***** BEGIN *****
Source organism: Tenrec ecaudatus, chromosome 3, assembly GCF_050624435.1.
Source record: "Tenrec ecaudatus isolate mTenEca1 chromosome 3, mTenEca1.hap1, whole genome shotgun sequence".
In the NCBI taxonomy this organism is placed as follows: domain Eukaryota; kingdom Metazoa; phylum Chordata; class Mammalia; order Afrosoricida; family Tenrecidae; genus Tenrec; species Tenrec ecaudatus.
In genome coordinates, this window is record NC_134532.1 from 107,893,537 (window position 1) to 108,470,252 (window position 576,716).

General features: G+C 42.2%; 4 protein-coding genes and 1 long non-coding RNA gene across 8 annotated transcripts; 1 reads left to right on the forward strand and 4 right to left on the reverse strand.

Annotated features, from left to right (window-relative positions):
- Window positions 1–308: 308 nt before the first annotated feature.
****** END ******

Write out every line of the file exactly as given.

Source organism: Tenrec ecaudatus, chromosome 3, assembly GCF_050624435.1.
Source record: "Tenrec ecaudatus isolate mTenEca1 chromosome 3, mTenEca1.hap1, whole genome shotgun sequence".
In the NCBI taxonomy this organism is placed as follows: domain Eukaryota; kingdom Metazoa; phylum Chordata; class Mammalia; order Afrosoricida; family Tenrecidae; genus Tenrec; species Tenrec ecaudatus.
In genome coordinates, this window is record NC_134532.1 from 107,893,537 (window position 1) to 108,470,252 (window position 576,716).

General features: G+C 42.2%; 4 protein-coding genes and 1 long non-coding RNA gene across 8 annotated transcripts; 1 reads left to right on the forward strand and 4 right to left on the reverse strand.

Annotated features, from left to right (window-relative positions):
- Window positions 1–308: 308 nt before the first annotated feature.